Database system detects cheaters, check student work

The chances of getting away with plagiarism are now slim due to Turnitin. The computer database was developed in the ‘90s and is used to detect plagiarism in college papers, and more recently, on college application essays as well.

When a paper is submitted into Turnitin, all work that came from a source other than the student is highlighted. Next to the paper submission, a percentage and one of either three colors — blue, yellow, or red — will appear.

“Blue; you’re OK, but red; an alarm is going off,” said American River College English professor Michael Angelone, who has been using the database for three years.

Students caught plagiarizing could receive a failing grade on the assignment, fail the course, or be reported to Academic Affairs, depending on the seriousness of the infraction.

The database also shows Angelone how much of students’ work are their own ideas and how much of the paper is the voice of another source. It may not be plagiarism but Angelone feels that if the work contains mostly the ideas of someone else, “it is not quality work.”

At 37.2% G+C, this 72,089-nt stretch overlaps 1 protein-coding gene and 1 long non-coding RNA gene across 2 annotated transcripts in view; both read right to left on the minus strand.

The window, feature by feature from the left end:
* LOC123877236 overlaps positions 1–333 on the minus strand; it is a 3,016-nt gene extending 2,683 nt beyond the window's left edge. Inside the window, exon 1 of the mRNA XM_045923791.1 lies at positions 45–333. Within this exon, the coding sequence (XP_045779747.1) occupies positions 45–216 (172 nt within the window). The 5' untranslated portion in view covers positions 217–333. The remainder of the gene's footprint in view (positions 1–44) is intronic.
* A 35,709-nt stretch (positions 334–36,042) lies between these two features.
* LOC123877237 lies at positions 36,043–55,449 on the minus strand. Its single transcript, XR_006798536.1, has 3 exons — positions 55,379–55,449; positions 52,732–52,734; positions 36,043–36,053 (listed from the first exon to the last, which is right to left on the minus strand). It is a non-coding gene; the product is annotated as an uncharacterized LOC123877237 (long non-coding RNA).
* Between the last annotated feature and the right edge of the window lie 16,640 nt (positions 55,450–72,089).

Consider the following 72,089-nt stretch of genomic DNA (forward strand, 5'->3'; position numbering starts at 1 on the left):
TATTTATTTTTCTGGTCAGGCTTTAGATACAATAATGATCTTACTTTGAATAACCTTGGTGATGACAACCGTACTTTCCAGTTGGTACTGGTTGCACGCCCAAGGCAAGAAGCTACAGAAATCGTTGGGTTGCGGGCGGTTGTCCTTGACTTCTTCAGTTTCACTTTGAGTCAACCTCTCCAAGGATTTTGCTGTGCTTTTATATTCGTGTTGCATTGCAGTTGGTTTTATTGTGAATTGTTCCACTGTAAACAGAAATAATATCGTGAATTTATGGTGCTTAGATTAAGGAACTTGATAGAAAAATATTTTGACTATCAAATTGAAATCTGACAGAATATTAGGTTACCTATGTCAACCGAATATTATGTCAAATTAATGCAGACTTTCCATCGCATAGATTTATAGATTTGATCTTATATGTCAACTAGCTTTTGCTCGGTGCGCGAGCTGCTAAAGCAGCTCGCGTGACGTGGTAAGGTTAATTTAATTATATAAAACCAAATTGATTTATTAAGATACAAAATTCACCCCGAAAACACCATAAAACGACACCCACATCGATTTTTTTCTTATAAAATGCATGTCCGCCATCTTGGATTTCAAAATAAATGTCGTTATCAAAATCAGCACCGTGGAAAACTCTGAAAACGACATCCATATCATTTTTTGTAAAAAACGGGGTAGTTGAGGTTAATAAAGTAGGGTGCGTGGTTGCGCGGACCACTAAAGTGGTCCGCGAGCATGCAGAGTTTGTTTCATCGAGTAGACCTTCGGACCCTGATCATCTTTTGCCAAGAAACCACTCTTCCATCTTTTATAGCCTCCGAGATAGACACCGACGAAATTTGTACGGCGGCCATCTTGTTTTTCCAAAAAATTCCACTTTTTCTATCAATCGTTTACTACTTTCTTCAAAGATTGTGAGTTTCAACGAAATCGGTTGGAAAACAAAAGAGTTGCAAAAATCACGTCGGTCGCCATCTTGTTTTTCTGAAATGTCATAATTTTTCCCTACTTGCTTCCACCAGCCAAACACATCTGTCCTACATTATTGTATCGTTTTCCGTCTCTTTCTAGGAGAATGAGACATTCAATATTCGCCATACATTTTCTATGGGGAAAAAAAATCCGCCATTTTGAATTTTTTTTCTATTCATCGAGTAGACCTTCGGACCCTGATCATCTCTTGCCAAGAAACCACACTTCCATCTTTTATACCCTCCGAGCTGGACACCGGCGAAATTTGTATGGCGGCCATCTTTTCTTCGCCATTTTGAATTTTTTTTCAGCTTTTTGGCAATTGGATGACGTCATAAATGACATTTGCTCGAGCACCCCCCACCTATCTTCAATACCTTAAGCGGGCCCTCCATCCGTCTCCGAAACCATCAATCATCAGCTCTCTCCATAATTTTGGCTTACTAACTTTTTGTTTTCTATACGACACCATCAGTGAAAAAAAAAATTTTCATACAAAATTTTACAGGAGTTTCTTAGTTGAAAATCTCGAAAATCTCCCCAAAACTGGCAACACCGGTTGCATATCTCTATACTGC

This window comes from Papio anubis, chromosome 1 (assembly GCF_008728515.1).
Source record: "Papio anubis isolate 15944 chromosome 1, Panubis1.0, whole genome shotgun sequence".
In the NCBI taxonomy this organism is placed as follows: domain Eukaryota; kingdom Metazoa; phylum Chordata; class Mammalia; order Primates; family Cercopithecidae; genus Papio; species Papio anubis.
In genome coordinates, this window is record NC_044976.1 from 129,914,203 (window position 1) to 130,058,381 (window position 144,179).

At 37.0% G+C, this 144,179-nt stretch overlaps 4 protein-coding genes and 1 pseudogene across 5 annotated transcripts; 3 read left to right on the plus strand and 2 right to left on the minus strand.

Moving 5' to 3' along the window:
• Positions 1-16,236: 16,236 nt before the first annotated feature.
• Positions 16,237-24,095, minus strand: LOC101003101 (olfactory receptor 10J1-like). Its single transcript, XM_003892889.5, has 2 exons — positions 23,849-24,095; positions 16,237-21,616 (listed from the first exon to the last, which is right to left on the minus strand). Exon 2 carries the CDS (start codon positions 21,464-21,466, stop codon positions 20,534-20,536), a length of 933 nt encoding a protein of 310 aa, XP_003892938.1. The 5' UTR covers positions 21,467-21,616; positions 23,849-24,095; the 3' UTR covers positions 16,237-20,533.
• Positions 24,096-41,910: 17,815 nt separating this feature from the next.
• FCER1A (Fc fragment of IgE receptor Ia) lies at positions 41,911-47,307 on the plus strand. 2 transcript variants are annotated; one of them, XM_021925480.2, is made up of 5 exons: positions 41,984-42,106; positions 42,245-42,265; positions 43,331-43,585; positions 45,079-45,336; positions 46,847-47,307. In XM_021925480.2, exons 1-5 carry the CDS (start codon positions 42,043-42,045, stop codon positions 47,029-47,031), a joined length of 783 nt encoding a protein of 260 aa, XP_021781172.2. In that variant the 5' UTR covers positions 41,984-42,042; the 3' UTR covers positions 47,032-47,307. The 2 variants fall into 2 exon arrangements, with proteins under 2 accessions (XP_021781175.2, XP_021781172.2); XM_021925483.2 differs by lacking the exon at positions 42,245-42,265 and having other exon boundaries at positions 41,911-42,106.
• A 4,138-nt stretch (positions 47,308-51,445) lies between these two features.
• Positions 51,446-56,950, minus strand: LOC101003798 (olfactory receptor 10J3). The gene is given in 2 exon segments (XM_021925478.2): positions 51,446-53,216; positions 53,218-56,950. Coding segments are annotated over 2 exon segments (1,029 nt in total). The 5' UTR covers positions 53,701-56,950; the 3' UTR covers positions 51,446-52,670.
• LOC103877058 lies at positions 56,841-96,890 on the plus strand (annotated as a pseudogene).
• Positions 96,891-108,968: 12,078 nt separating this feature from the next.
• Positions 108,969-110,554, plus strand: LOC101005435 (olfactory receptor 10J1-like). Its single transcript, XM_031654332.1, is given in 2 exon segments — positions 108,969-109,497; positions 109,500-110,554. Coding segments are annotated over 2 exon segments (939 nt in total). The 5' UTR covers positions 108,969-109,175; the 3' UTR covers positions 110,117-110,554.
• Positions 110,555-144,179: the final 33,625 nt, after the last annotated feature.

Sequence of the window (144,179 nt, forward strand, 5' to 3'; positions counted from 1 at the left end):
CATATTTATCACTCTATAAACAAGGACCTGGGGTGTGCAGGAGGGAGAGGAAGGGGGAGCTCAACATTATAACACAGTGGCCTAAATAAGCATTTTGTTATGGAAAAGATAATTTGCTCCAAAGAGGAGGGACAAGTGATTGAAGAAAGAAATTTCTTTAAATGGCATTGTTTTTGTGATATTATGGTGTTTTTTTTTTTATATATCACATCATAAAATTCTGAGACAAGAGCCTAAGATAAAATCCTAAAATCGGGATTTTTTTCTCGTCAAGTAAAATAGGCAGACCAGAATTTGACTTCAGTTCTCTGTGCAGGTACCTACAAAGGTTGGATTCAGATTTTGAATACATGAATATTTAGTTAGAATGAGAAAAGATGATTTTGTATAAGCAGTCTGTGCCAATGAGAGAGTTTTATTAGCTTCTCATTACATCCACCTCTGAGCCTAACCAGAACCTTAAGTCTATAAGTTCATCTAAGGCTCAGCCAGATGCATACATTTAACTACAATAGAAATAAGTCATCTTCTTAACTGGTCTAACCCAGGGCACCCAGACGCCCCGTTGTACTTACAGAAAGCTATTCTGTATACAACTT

ARC English professor Denise Engler has a different take on the matter. She feels that Turnitin is a waste of time. “Generally speaking, I trust my students. The tone change in a paper is so clear, I can just tell. When that happens I put it into Google,” said Engler.

“Bottom line: I’m not a cop, I’m a teacher. I’m not going to go through hours of stress and accusing. That’s not my biggest goal as a teacher,” Engler explained.

ARC business student Joey Lorenzen said, “I understand why (teachers use Turnitin). You cannot copy someone else’s work. There is no way a professor could check every essay for authenticity.”

Sarah Monson, a student at ARC, had a different opinion, “I would be paranoid because I don’t copy the words; I copy the ideas. I would be afraid my ideas would be too close to the sources.”

Colleges are also starting to utilize the database for application essays. According to The Los Angeles Times, “More than 100 colleges and universities have adopted it, mainly in graduate divisions, although Stanford University is among the dozen schools starting to use it for freshman applicants this year.”

With technology like Turnitin, it is now easier than ever to detect stolen work. Angelone said, “Turnitin taught me how to have purpose with sources and not just use them … it changed the way I teach.”

[email protected]

Print Friendly, PDF & Email

Be the first to comment on "Database system detects cheaters, check student work"

Leave a comment

Your email address will not be published.


*